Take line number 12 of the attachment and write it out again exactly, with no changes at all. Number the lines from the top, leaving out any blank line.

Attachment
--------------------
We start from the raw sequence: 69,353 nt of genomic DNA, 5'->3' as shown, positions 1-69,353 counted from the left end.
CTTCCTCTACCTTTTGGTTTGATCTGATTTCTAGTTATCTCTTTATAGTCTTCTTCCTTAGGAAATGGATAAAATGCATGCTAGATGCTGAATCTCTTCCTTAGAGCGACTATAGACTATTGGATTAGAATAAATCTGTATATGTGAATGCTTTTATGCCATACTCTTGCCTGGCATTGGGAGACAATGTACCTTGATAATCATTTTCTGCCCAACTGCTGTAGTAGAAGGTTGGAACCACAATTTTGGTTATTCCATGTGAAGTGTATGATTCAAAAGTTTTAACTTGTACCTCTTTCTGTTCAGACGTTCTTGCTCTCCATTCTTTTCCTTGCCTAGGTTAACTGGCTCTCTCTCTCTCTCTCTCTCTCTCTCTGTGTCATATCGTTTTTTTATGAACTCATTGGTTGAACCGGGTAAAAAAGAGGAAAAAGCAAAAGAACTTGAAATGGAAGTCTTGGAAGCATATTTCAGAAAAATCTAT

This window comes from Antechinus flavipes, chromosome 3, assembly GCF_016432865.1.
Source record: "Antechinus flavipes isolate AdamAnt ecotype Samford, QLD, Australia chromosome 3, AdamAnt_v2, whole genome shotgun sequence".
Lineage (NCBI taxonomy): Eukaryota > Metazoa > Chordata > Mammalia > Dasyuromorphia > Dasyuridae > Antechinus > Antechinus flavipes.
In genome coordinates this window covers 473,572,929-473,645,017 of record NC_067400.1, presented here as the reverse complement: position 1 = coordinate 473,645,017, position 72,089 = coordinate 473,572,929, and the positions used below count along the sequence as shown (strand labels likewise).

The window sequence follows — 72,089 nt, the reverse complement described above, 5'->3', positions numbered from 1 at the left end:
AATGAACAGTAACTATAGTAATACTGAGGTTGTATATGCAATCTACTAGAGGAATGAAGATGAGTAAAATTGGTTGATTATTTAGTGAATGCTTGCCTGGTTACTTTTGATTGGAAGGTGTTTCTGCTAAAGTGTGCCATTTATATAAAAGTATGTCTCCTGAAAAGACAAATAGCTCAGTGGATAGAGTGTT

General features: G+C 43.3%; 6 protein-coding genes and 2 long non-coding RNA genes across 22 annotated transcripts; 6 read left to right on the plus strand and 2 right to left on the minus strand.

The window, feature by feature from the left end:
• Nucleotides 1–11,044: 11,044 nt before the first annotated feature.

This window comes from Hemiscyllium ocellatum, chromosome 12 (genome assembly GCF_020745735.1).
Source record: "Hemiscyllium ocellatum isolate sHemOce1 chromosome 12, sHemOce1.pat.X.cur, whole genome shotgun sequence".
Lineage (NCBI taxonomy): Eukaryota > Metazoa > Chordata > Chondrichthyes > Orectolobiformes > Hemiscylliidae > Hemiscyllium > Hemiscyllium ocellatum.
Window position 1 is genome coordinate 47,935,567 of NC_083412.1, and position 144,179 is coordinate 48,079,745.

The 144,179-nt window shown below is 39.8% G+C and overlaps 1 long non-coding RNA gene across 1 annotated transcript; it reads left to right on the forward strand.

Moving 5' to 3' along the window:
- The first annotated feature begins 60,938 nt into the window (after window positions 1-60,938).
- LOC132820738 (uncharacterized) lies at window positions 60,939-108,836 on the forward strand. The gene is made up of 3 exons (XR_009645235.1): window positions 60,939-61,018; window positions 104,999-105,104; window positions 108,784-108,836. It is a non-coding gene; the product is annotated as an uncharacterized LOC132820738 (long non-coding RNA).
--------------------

This window comes from Hemiscyllium ocellatum, chromosome 12 (genome assembly GCF_020745735.1).